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Evaluation Of Oxygen Desaturation After Autotitrating CPAP Titration FREE TO VIEW

Jeffrey B. Rubins, MD*; Kathleen A. Nelson, RN; Shannon McGaughey, RRT
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Minneapolis VA Medical Center, Minneapolis, MN


Chest


Chest. 2004;126(4_MeetingAbstracts):783S. doi:10.1378/chest.126.4_MeetingAbstracts.783S-a
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Abstract

PURPOSE:  Unmonitored titration of therapeutic continuous positive airway pressure (CPAP) using autotitrating CPAP devices is being used for patients with sleep apnea as a lower cost alternative to formal CPAP titration in a sleep laboratory. However, this strategy cannot detect persistent nocturnal desaturations despite CPAP therapy.

METHODS:  In an attempt to identify predictors of patients who might require supplemental oxygen therapy while on CPAP, we identified 69 patients with significant nocturnal desaturations (defined as oxygen saturation < 90% for >10% of study) out of 483 patients consecutively diagnosed with sleep apnea on unattended cardiopulmonary sleep testing between July 2003 and March 2004.

RESULTS:  Patients with nocturnal desaturations were predominantly male with a mean age of 67, and mean body-mass index of 36.3 (range 26.6 to 61.0). Congestive heart failure was present in 11.6%, and chronic obstructive pulmonary disease in 13%. During cardiopulmonary sleep testing, mean apnea-hypopnea index (AHI) was 40.7 (range 2.6 to 95.4), mean oxygen desaturation index (ODI) was 41.8 (range 1.3 to 101), mean oxygen saturation was 90.1 + 2.7 %, mean nadir oxygen saturation was 70.1 + 12.1 %, and mean percent of study with oxygen saturation < 90% was 34.8 + 21.9 %. Mean therapeutic CPAP pressures were 11.6 + 3.1 cm H2O, with mean AHI on CPAP of 4.35 + 6.84. Of these 69 patients, 13 (18.8%) had persistent significant desaturations when restudied with overnight oximetry while on therapeutic CPAP. Logistic regression analysis showed three variables that were significantly and independently associated with persistent desaturation on CPAP: 1) COPD; 2) the percent of time with oxygen saturation < 90% during cardiopulmonary study; and 3) percent improvement in AHI on CPAP. However, none of the variables evaluated accurately predicted which individual patients would have significant nocturnal desaturations on CPAP therapy.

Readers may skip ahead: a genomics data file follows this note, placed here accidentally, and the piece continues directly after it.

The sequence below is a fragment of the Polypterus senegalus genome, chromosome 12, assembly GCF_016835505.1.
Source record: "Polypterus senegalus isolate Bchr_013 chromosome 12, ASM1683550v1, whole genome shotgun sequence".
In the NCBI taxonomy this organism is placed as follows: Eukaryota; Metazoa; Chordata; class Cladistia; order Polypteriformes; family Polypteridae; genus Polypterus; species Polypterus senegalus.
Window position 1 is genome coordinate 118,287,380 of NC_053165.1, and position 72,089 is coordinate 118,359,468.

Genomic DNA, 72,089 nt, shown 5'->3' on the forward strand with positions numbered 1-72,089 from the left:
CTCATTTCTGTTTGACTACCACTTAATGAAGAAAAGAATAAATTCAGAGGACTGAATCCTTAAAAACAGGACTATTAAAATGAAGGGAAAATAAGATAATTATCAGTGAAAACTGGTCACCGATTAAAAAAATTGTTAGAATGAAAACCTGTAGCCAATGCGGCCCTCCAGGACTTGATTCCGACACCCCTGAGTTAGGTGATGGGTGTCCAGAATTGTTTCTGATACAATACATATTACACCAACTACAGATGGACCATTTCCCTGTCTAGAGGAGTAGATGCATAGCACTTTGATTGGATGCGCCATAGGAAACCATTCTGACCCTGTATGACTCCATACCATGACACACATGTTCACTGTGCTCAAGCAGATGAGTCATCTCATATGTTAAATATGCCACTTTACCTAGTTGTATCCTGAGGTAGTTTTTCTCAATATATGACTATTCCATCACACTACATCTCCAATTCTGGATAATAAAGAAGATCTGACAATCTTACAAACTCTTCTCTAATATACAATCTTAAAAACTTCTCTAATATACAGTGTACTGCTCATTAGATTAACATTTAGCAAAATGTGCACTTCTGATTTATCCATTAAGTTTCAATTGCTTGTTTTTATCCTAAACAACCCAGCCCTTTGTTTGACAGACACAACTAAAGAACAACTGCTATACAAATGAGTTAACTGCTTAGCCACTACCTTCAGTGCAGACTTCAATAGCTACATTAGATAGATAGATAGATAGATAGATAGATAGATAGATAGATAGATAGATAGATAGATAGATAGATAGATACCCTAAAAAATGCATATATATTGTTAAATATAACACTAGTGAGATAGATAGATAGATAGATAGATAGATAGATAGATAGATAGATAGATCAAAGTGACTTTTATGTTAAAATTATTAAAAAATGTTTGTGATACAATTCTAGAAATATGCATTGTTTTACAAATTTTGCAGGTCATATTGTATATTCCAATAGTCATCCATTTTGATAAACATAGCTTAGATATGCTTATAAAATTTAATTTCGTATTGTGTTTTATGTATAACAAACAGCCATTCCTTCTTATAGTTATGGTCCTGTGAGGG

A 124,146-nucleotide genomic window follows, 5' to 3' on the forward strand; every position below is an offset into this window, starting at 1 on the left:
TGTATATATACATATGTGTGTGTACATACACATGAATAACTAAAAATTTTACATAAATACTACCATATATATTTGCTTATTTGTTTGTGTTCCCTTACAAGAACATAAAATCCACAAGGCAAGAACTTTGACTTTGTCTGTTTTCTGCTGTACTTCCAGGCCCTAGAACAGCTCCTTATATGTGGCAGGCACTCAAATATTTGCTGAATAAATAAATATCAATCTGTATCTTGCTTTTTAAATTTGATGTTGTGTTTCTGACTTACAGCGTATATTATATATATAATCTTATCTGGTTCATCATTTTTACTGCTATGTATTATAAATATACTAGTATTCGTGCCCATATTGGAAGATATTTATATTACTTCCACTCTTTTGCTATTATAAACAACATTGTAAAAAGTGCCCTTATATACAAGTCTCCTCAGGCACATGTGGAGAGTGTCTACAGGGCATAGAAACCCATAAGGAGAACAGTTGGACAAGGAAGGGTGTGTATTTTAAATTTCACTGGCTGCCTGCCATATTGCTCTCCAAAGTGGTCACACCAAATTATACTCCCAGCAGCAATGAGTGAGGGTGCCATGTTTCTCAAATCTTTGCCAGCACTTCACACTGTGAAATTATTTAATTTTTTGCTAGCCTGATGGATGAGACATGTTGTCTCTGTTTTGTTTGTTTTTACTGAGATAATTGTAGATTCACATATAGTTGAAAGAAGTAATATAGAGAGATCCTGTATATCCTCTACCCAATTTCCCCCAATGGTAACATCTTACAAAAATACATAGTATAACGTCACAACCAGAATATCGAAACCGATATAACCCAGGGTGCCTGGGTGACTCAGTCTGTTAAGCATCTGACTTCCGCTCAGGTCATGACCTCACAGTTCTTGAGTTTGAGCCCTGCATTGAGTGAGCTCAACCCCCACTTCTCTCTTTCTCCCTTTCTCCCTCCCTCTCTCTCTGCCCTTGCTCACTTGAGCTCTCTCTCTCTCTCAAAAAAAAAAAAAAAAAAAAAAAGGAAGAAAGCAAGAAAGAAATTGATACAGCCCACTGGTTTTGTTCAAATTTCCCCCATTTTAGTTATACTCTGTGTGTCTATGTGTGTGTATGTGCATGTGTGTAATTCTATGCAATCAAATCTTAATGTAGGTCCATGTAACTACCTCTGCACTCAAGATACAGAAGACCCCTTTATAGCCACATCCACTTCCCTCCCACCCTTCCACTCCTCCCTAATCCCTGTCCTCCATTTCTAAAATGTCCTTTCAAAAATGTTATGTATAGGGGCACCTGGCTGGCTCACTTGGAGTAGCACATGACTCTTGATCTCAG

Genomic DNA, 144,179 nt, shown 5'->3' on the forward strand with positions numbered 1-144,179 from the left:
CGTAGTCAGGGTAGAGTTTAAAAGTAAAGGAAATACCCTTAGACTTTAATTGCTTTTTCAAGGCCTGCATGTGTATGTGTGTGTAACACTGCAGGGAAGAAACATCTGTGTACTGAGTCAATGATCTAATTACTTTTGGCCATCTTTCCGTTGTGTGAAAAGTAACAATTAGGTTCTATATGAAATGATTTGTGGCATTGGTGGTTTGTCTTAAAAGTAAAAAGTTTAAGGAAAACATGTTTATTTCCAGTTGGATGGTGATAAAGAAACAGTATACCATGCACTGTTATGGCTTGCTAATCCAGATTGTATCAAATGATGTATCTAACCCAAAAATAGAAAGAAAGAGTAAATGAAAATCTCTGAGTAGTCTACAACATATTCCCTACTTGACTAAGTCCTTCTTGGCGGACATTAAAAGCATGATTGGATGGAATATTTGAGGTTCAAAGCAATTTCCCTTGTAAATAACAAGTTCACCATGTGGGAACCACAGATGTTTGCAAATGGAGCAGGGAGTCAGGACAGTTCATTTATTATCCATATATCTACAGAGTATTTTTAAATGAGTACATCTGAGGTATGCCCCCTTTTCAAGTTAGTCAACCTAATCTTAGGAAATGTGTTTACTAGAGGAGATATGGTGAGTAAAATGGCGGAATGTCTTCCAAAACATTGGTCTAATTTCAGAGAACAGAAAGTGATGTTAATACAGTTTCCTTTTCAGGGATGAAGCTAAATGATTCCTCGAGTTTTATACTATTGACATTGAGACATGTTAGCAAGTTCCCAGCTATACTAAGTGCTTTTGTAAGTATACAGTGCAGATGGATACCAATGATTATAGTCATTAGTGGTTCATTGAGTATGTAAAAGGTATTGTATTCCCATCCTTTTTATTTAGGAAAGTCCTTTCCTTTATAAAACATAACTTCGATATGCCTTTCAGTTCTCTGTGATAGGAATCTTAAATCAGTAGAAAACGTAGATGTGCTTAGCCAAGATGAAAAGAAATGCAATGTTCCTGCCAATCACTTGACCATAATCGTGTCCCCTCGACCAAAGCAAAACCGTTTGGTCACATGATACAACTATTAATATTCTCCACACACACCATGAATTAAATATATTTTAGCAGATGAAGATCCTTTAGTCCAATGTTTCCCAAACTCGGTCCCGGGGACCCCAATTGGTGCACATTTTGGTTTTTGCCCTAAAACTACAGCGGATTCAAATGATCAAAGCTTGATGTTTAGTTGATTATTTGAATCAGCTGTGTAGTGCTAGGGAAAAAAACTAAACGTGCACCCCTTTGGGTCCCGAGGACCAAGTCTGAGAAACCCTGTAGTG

CONCLUSION:  We therefore caution practitioners to consider overnight oximetry studies for sleep apnea patients with nocturnal desaturations on diagnostic studies who have had unattended CPAP titration.

DISCLOSURE:  J.B. Rubins, None.

Wednesday, October 27, 2004

10:30 AM- 12:00 PM


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